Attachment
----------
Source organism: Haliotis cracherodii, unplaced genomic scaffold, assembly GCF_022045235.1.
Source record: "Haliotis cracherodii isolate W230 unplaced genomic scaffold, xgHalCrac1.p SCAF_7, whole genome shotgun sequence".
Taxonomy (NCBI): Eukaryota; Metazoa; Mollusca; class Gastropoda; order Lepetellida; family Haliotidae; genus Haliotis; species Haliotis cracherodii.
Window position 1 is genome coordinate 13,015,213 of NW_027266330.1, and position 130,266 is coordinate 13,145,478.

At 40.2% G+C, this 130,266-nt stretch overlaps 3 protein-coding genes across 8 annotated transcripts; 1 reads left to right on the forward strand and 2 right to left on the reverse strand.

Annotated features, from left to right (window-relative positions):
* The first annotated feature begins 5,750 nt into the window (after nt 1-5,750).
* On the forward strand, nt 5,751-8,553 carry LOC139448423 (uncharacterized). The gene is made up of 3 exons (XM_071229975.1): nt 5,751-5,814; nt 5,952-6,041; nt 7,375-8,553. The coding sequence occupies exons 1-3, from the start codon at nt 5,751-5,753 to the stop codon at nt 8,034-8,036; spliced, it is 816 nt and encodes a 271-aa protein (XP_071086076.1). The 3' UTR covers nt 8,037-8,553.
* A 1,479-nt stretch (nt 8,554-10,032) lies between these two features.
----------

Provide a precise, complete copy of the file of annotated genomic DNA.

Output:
Source organism: Haliotis cracherodii, unplaced genomic scaffold, assembly GCF_022045235.1.
Source record: "Haliotis cracherodii isolate W230 unplaced genomic scaffold, xgHalCrac1.p SCAF_7, whole genome shotgun sequence".
Taxonomy (NCBI): Eukaryota; Metazoa; Mollusca; class Gastropoda; order Lepetellida; family Haliotidae; genus Haliotis; species Haliotis cracherodii.
Window position 1 is genome coordinate 13,015,213 of NW_027266330.1, and position 130,266 is coordinate 13,145,478.

At 40.2% G+C, this 130,266-nt stretch overlaps 3 protein-coding genes across 8 annotated transcripts; 1 reads left to right on the forward strand and 2 right to left on the reverse strand.

Annotated features, from left to right (window-relative positions):
* The first annotated feature begins 5,750 nt into the window (after nt 1-5,750).
* On the forward strand, nt 5,751-8,553 carry LOC139448423 (uncharacterized). The gene is made up of 3 exons (XM_071229975.1): nt 5,751-5,814; nt 5,952-6,041; nt 7,375-8,553. The coding sequence occupies exons 1-3, from the start codon at nt 5,751-5,753 to the stop codon at nt 8,034-8,036; spliced, it is 816 nt and encodes a 271-aa protein (XP_071086076.1). The 3' UTR covers nt 8,037-8,553.
* A 1,479-nt stretch (nt 8,554-10,032) lies between these two features.